Fashion, and accepting larger-sized women for who they are and the shape they choose to be, has become more and more mainstream. This is great; anyone who is happy with their body should be celebrated but, sometimes, it seems to be at the cost of belittling those who are naturally slim, smaller or who may have worked their ass off to be a particular size and are proud to be there. It is possible to support women who are larger or choose to be a bigger size and also accept those who are smaller too. If you’re not able to do that then it seems like there’s some serious jealousy going on.
Fat shaming is all over the media but, really, criticising someone’s weight or size is hurtful and damaging whatever size they are. It doesn’t matter if someone is overweight or underweight, judging them because of this has the same negative effect. And woman just shouldn’t do that to each other.
One of the worst things to have come out of plus size body positivity is the claim that larger, curvier women are ‘real’ women, suggesting that women who may be less voluptuous, have smaller boobs with less curves are some kind of imaginary being and are not even women at all. Curvy is a popular label these days and with celebrities like the Kardashians flaunting their curves and ‘big butts’ , it leaves Women who are more naturally thin to feel less sexy and less ‘Woman’.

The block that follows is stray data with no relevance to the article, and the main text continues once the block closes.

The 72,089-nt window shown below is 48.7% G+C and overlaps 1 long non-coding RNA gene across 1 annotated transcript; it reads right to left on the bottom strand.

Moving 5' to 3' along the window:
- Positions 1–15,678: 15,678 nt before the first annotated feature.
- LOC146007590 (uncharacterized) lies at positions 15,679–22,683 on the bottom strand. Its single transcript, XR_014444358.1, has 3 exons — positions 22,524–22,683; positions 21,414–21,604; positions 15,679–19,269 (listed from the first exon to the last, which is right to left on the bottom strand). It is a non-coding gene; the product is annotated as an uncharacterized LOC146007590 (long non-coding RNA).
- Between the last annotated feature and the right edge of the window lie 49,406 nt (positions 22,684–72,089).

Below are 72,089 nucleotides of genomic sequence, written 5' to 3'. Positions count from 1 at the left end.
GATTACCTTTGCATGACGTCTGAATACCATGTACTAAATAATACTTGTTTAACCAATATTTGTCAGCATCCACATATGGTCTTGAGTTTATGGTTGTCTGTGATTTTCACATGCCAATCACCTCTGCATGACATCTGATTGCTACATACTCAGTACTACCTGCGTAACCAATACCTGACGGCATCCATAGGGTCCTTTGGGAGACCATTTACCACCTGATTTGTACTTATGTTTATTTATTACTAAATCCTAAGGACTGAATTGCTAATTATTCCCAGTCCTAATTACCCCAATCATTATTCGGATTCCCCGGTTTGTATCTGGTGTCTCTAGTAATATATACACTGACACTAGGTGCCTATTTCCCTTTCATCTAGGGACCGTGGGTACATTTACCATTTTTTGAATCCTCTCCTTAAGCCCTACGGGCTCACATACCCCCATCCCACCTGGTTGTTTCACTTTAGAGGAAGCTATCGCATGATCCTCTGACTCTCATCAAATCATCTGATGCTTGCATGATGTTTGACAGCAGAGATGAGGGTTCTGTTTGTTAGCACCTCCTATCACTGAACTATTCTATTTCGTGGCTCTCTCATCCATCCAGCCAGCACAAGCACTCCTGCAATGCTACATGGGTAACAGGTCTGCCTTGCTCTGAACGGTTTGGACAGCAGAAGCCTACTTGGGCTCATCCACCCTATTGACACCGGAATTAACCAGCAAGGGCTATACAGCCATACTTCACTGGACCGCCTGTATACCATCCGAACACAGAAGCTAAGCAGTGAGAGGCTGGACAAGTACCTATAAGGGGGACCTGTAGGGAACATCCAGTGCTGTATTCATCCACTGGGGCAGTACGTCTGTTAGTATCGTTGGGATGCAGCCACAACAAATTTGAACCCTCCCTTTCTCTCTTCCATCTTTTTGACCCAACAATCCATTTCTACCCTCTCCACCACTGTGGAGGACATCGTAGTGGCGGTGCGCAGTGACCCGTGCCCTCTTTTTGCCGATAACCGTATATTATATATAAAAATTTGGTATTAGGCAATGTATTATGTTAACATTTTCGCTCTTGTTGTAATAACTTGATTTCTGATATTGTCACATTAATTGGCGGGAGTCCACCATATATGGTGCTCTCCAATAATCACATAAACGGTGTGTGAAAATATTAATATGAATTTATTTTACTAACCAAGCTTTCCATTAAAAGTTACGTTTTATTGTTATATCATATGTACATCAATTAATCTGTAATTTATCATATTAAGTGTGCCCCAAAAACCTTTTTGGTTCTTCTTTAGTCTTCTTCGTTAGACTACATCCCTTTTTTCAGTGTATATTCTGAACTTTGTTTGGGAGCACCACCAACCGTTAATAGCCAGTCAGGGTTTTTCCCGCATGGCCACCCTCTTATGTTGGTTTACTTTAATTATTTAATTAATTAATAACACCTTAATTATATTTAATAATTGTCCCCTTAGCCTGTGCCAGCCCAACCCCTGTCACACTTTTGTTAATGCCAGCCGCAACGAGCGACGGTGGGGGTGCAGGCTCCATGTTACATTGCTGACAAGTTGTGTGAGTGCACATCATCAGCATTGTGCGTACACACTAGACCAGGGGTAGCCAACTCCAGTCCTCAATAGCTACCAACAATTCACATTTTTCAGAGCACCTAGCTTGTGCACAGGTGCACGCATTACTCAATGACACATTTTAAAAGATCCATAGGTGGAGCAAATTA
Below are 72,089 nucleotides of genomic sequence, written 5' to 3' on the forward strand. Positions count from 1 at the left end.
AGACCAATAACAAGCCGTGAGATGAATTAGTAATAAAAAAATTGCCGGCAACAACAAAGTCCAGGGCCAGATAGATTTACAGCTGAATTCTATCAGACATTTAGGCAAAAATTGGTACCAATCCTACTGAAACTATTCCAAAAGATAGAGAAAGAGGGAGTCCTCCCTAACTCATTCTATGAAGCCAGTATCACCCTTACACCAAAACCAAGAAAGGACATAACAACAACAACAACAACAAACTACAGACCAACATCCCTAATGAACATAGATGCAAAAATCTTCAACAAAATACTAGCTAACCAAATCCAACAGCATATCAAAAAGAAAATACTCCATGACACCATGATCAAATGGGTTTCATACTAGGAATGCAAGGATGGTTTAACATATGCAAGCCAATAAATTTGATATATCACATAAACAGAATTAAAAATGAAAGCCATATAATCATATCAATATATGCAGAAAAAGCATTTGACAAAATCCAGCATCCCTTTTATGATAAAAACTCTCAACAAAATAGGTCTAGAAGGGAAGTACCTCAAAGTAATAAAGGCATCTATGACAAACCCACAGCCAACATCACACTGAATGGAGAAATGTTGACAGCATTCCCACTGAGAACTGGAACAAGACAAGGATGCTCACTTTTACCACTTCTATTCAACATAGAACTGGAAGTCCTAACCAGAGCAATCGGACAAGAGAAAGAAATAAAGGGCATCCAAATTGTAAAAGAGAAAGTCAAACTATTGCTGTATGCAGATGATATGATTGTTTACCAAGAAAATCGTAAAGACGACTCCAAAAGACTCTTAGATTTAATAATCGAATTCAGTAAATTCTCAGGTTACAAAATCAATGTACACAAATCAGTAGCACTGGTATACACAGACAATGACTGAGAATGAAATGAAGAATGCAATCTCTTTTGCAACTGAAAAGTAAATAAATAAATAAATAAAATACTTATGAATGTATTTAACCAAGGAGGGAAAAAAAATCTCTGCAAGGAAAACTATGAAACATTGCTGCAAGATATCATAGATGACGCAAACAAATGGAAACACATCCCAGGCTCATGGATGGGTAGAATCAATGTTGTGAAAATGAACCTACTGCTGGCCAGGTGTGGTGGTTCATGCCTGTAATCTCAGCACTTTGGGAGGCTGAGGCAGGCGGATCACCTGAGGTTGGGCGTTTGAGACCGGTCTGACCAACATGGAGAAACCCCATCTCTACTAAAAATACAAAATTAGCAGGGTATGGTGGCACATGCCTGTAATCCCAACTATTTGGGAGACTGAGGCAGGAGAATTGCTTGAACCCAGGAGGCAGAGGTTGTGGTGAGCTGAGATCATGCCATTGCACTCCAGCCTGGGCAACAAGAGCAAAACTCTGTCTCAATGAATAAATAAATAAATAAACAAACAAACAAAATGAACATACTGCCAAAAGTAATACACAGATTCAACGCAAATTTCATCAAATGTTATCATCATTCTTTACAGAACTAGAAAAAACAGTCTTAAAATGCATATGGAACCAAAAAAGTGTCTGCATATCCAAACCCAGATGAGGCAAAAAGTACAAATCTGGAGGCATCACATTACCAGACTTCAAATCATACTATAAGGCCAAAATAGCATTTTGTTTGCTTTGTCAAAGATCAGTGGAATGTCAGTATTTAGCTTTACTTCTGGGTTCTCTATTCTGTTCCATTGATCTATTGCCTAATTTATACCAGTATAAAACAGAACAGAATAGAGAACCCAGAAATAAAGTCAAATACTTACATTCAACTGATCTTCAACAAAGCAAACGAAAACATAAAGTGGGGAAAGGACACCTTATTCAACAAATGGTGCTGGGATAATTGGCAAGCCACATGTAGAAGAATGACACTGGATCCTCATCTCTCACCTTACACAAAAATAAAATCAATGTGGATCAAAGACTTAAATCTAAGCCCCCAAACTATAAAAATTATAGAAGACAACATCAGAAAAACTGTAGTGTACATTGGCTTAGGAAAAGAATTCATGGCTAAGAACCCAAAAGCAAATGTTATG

But the truth is, it’s none of our business.The focus should not be on how big your butt is or how curvy you are, it should be on how healthy and happy you are.
The more fat shaming is demonised, the more it seems to be OK to ‘skinny shame’ other women. Women who are naturally slim or struggle to put on weight endlessly hear things like “You’re nothing but skin and bone” and there’s always a colleague trying to force you back to the biscuit tin. Words like “skeletal” and “emaciated” pop up in magazines regularly and, of course, almost every slimmer girl has heard the phrase ‘skinny bitch’ at least once!
Fat has been claimed as a feminist issue and this seems to make dialogue between thinner women and larger women about fat and weight issues difficult. A rational debate seems impossible as everyone finds themselves defensive and hurt at the same time. A thin woman surrounded by larger women may find she needs to watch what she says. Anything from claiming there’s willpower involved in her weight or daring to claim she might even be HAPPY at her size, is a no go.
Weighing both too much and too little can be seriously damaging to your health but it’s also seriously mentally damaging if you choose to call someone out simply for the way they look.
Skinny shaming and fat shaming are just as bad as each other.